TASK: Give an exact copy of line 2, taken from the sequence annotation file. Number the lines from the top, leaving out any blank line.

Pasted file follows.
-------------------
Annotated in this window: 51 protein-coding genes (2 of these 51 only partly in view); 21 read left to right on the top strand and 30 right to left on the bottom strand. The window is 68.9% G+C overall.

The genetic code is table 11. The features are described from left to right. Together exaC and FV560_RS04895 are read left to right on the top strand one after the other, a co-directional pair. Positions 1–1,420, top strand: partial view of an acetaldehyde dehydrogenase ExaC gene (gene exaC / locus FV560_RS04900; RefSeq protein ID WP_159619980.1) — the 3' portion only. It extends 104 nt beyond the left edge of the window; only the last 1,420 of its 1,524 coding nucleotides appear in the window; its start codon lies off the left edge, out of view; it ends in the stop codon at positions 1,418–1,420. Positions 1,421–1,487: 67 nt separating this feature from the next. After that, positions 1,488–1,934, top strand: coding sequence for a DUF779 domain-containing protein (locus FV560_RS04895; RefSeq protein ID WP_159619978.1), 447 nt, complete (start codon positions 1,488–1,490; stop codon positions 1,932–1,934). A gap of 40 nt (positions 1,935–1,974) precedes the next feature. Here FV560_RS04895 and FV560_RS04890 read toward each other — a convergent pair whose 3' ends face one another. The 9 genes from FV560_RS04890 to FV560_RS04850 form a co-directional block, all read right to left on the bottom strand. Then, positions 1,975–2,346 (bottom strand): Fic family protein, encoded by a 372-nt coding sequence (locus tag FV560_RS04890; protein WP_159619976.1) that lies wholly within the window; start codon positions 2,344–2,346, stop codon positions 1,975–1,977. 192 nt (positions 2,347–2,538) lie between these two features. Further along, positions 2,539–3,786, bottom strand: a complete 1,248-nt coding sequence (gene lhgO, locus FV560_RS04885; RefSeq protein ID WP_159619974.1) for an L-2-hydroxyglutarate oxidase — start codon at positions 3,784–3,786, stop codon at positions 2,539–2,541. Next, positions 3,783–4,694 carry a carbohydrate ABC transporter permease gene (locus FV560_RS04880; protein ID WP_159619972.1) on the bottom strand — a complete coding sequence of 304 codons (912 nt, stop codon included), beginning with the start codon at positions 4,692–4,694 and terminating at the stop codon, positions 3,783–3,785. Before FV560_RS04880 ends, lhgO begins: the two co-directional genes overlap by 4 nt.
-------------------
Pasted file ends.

The genetic code is table 11. The features are described from left to right. Together exaC and FV560_RS04895 are read left to right on the top strand one after the other, a co-directional pair. Positions 1–1,420, top strand: partial view of an acetaldehyde dehydrogenase ExaC gene (gene exaC / locus FV560_RS04900; RefSeq protein ID WP_159619980.1) — the 3' portion only. It extends 104 nt beyond the left edge of the window; only the last 1,420 of its 1,524 coding nucleotides appear in the window; its start codon lies off the left edge, out of view; it ends in the stop codon at positions 1,418–1,420. Positions 1,421–1,487: 67 nt separating this feature from the next. After that, positions 1,488–1,934, top strand: coding sequence for a DUF779 domain-containing protein (locus FV560_RS04895; RefSeq protein ID WP_159619978.1), 447 nt, complete (start codon positions 1,488–1,490; stop codon positions 1,932–1,934). A gap of 40 nt (positions 1,935–1,974) precedes the next feature. Here FV560_RS04895 and FV560_RS04890 read toward each other — a convergent pair whose 3' ends face one another. The 9 genes from FV560_RS04890 to FV560_RS04850 form a co-directional block, all read right to left on the bottom strand. Then, positions 1,975–2,346 (bottom strand): Fic family protein, encoded by a 372-nt coding sequence (locus tag FV560_RS04890; protein WP_159619976.1) that lies wholly within the window; start codon positions 2,344–2,346, stop codon positions 1,975–1,977. 192 nt (positions 2,347–2,538) lie between these two features. Further along, positions 2,539–3,786, bottom strand: a complete 1,248-nt coding sequence (gene lhgO, locus FV560_RS04885; RefSeq protein ID WP_159619974.1) for an L-2-hydroxyglutarate oxidase — start codon at positions 3,784–3,786, stop codon at positions 2,539–2,541. Next, positions 3,783–4,694 carry a carbohydrate ABC transporter permease gene (locus FV560_RS04880; protein ID WP_159619972.1) on the bottom strand — a complete coding sequence of 304 codons (912 nt, stop codon included), beginning with the start codon at positions 4,692–4,694 and terminating at the stop codon, positions 3,783–3,785. Before FV560_RS04880 ends, lhgO begins: the two co-directional genes overlap by 4 nt.